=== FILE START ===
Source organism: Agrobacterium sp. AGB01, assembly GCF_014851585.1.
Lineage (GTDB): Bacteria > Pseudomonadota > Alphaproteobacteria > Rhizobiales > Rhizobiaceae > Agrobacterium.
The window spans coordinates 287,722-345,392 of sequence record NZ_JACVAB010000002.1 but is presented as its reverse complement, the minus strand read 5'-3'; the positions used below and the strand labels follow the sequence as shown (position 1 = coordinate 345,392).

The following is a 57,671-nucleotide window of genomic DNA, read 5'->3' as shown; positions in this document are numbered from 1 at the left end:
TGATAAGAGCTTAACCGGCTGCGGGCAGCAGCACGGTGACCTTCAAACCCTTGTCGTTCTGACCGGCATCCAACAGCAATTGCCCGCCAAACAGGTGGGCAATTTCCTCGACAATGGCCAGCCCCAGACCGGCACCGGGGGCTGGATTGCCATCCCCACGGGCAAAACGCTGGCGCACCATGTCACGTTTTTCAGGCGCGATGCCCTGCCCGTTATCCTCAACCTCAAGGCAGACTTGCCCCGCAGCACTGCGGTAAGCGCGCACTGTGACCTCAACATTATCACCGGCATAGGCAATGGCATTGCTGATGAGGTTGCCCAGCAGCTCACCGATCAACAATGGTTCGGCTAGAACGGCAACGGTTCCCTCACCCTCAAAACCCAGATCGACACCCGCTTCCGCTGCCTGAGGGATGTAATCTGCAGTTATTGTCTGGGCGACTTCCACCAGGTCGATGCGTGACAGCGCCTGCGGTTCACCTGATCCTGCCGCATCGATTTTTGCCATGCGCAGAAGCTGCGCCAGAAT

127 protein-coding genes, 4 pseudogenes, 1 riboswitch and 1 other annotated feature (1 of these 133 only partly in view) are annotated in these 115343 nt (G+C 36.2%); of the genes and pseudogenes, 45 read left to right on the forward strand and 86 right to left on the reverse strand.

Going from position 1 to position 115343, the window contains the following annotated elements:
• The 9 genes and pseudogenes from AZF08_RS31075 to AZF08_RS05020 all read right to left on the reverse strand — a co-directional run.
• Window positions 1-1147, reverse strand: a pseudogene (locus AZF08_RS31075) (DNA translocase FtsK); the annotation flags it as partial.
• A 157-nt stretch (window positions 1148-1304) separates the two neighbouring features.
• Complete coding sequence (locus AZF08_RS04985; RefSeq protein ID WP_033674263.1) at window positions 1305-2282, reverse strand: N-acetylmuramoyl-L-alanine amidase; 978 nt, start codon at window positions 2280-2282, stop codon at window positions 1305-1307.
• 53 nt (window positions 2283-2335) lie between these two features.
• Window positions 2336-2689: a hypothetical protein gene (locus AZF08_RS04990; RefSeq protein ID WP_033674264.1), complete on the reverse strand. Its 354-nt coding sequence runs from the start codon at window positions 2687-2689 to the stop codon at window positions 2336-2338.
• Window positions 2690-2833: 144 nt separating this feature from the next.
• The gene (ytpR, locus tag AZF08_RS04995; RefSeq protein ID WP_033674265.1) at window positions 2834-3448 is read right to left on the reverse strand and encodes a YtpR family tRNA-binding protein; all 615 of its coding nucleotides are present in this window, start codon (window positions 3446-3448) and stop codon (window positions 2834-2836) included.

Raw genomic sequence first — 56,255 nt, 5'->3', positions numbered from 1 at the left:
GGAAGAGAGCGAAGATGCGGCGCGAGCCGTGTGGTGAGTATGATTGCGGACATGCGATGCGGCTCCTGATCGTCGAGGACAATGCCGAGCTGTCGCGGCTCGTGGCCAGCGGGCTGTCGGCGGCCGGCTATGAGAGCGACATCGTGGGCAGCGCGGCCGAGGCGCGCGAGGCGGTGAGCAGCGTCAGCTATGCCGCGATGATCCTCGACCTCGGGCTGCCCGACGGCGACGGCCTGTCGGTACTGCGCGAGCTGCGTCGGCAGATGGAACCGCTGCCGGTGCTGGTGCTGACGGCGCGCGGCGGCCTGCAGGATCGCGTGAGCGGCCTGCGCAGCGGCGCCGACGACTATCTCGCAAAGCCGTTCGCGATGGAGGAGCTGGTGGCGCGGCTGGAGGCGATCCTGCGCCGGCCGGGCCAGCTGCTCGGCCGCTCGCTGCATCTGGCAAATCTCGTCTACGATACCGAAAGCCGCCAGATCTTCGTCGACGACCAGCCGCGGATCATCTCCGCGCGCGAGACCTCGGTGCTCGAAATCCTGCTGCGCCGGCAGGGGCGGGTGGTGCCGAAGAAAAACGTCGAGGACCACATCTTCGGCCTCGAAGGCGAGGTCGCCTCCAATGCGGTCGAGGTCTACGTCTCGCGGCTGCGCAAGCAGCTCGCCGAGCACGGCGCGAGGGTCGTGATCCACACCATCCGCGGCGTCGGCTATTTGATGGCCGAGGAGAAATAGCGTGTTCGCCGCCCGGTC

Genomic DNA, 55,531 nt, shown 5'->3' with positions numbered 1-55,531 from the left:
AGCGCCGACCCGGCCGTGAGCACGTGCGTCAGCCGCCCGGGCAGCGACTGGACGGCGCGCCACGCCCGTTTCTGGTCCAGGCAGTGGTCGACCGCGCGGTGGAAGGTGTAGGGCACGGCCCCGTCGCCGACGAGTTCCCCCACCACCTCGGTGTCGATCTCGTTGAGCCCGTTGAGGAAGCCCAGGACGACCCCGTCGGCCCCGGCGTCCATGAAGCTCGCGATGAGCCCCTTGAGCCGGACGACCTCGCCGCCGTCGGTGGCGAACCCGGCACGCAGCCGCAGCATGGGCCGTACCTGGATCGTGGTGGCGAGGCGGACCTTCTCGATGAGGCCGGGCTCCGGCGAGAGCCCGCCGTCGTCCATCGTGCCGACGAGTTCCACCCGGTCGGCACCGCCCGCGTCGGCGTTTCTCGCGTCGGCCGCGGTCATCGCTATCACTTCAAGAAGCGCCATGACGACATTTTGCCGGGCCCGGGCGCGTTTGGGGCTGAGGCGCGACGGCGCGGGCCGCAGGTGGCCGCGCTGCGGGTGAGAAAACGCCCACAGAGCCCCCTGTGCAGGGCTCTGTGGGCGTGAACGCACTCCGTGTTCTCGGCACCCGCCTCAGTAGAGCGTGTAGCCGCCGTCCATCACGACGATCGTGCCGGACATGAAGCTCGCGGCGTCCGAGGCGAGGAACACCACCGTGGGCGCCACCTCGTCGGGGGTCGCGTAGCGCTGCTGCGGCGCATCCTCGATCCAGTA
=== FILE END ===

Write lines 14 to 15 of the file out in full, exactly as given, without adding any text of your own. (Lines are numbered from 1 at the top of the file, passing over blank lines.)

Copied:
• Window positions 2690-2833: 144 nt separating this feature from the next.
• The gene (ytpR, locus tag AZF08_RS04995; RefSeq protein ID WP_033674265.1) at window positions 2834-3448 is read right to left on the reverse strand and encodes a YtpR family tRNA-binding protein; all 615 of its coding nucleotides are present in this window, start codon (window positions 3446-3448) and stop codon (window positions 2834-2836) included.